Fire ranks high on the list of costly risks to chemical plants, according to FM Global, a Johnston, R.I.-based business insurer. The risk of fire often stems from the chemical processes themselves, which frequently involve volatile and flammable materials. To protect workers, chemical plants must have life safety fire systems that detect combustible gases, smoke and flames as early as possible — and communicate detection information in real time to help prevent harm to personnel and property.
While the design and specification of fire and gas (F&G) safety systems require the involvement of experts in the field, some practical knowledge of the subject can help a chemical plant operator better understand the capabilities and necessary ongoing maintenance of its F&G system.
Here are seven tips to help plant personnel ensure their facility has adequate fire protection.
1. Identify Fire Hazards
Before designing and installing a fire protection system, it’s important to identify potential fire hazards within the facility by performing a fire hazard analysis (FHA). Chemical plants often conduct FHAs with the help of a consulting fire protection engineer.
An FHA seeks to determine the expected outcome triggered by a specific set of conditions called a fire scenario. FHA fire scenarios take into account building specifications such as room dimensions and contents, construction materials and potential sources of combustion.
Methods used to estimate the potential impact of fire scenarios fall into two categories: risk-based and hazard-based. Both approaches estimate the consequences of possible events. Risk-based methods evaluate the likelihood of different scenarios while hazard-based ones don’t.
2. Learn About Standards And Certifications
Another important preliminary step is reviewing applicable fire standards such as those from the National Fire Protection Association (NFPA), Quincy, Mass. In particular, chemical plant operators should check “NFPA 70 National Electrical Code” or “NEC (NFPA 70)” and “NFPA 72 National Fire Alarm and Signaling Code.” Chapter 17 of NFPA 72 lays out requirements for various types of devices usable to detect indications of fire.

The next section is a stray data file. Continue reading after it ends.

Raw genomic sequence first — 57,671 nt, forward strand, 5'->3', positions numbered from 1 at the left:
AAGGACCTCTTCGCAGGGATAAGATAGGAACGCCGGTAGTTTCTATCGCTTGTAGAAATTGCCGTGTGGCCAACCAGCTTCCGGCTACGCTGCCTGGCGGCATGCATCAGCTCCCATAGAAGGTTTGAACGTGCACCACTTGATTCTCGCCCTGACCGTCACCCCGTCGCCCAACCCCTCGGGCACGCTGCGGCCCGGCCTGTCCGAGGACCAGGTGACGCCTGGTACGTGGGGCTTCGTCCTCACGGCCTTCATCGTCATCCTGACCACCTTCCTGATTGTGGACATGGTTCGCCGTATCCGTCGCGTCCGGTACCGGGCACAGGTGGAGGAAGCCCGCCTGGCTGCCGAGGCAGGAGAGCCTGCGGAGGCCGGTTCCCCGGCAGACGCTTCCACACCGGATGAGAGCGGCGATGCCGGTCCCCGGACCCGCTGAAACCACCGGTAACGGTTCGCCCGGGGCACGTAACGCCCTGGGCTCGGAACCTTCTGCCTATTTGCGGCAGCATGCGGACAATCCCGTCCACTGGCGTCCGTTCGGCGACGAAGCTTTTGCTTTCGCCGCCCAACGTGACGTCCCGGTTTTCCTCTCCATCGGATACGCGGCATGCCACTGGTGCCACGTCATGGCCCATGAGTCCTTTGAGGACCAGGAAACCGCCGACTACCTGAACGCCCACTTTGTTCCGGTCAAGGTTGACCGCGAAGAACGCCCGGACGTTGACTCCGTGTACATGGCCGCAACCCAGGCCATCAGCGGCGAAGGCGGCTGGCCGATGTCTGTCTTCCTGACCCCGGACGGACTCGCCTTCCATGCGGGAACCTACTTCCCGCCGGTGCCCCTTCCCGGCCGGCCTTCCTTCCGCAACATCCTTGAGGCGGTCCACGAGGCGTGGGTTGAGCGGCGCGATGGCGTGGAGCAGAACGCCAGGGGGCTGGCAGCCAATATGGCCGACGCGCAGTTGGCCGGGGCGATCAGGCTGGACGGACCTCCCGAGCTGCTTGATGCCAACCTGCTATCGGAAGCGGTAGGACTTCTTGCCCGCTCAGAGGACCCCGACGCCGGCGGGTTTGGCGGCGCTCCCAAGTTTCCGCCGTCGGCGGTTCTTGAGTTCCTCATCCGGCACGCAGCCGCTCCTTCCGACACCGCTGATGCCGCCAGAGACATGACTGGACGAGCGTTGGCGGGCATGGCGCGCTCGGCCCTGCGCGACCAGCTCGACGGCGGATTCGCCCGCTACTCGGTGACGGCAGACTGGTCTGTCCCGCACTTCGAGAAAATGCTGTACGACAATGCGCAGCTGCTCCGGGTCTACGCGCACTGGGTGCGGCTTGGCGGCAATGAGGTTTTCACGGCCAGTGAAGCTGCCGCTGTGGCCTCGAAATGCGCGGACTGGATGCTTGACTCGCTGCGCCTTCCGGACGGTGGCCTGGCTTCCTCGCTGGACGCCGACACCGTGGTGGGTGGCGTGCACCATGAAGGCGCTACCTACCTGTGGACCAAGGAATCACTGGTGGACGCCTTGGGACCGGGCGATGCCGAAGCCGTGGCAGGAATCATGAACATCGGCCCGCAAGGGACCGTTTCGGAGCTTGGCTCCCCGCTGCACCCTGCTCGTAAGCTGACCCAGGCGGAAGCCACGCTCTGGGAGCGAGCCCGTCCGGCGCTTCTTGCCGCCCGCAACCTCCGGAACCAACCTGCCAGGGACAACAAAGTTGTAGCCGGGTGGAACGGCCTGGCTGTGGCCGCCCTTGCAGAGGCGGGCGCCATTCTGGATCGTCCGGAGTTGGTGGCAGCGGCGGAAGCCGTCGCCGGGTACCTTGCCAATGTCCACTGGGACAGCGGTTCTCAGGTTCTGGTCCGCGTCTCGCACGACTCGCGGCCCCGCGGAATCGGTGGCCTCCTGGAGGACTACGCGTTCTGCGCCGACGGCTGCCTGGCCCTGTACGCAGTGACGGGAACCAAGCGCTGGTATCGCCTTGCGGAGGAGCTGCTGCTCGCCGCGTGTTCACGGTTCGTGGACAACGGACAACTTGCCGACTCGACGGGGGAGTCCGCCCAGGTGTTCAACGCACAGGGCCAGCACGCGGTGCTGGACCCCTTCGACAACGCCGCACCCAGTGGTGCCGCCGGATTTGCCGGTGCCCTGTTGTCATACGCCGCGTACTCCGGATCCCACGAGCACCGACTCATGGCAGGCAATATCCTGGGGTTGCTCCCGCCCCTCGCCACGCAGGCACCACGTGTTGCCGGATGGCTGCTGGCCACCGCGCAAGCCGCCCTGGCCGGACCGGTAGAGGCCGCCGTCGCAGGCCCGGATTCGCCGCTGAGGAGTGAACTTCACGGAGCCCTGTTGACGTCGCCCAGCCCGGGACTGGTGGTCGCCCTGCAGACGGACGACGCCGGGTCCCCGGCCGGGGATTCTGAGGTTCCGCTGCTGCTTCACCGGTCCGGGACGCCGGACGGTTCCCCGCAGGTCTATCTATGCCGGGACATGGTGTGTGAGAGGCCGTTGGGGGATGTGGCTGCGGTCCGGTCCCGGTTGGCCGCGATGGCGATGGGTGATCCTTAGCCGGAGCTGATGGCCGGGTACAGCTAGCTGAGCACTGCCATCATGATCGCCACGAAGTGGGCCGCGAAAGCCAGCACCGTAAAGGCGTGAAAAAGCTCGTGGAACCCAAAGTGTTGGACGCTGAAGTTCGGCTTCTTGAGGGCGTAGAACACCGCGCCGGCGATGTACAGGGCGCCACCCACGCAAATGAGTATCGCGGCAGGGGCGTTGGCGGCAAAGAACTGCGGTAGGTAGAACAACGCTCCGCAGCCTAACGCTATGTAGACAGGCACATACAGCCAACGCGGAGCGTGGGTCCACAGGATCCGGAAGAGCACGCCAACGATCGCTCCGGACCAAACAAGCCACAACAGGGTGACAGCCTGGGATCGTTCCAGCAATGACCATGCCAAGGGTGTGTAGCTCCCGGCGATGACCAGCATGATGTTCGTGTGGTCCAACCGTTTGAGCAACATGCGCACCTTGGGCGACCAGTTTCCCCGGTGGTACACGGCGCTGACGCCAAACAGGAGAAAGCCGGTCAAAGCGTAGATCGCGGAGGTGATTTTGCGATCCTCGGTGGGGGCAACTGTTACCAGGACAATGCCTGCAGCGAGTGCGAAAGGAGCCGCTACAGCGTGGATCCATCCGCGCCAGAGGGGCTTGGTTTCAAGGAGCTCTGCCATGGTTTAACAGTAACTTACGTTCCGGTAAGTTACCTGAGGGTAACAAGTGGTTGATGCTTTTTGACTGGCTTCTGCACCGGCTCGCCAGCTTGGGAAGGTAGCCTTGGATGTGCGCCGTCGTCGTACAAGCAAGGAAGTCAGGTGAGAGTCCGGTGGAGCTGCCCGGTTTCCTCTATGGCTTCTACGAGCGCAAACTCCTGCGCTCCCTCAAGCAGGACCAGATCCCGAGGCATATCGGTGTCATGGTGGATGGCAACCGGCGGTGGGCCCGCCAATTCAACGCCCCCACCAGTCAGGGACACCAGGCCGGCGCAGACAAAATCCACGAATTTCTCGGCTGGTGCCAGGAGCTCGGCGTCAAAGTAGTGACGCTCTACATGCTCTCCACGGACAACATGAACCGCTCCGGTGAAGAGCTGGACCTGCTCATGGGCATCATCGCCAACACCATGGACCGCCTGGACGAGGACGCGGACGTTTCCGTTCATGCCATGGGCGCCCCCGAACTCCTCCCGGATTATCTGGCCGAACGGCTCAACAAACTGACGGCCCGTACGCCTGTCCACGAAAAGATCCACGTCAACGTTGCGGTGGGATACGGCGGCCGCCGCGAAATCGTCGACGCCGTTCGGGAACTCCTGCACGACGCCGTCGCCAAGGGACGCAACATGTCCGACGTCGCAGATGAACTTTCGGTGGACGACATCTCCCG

These devices’ primary function is to detect a hazard and then signal to alert that an event has occurred. At the same time, it’s essential that detectors can maximize false alarm rejection so they don’t alarm to non-hazardous events. NFPA 72 defines a nuisance alarm as an “unwanted activation of a signaling system or an alarm initiating device in response to a stimulus or condition that is not the result of a potentially hazardous condition.” Nuisance alarms can be costly, causing unnecessary process stoppages that result in significant downtime, so proper device placement is important.
The surest way to know detectors meet safety standards, such as those in NFPA 70 and 72, is to specify equipment with certification documentation. Performance testing and certification verify that a device complies with application standards and will operate as specified by the manufacturer under a wide range of conditions. A vendor should be able to provide documentation of this independent product evaluation.
3. Consider Gas Detection First
Because they can alert chemical plant personnel to a gas leak before the gas ignites, combustible gas detectors are considered the first line of defense against destructive fires. NFPA 72 describes a gas detector as “a device that detects the presence of a specified gas concentration.” The gas detection system should give an early warning of both the presence and general location of an accumulation of flammable gas or vapor. In addition, advanced systems provide diagnostic functions, historical data logging and digital communications.
Common fixed gas-leak-detection technologies include:
Point detectors. Using electrochemical, catalytic or infrared (IR) technology, these devices provide gas concentration measurements when they come in contact with combustible gases.
Line-of -sight (LOS) detectors. These detect gas along a path between a transmitter and receiver, normally using IR technology.
Acoustic detectors. Such devices employ ultrasonic technology to detect gas leaks.
Chemical plants most often opt for catalytic and IR point gas sensors as these offer proven performance and reliability over years of use. IR sensor technology can’t detect hydrogen gas, so catalytic sensors are used in areas where explosive levels of hydrogen may occur. Catalytic and IR detectors typically can be fitted with weather shields or dust caps to protect the sensor and potentially lengthen intervals between maintenance.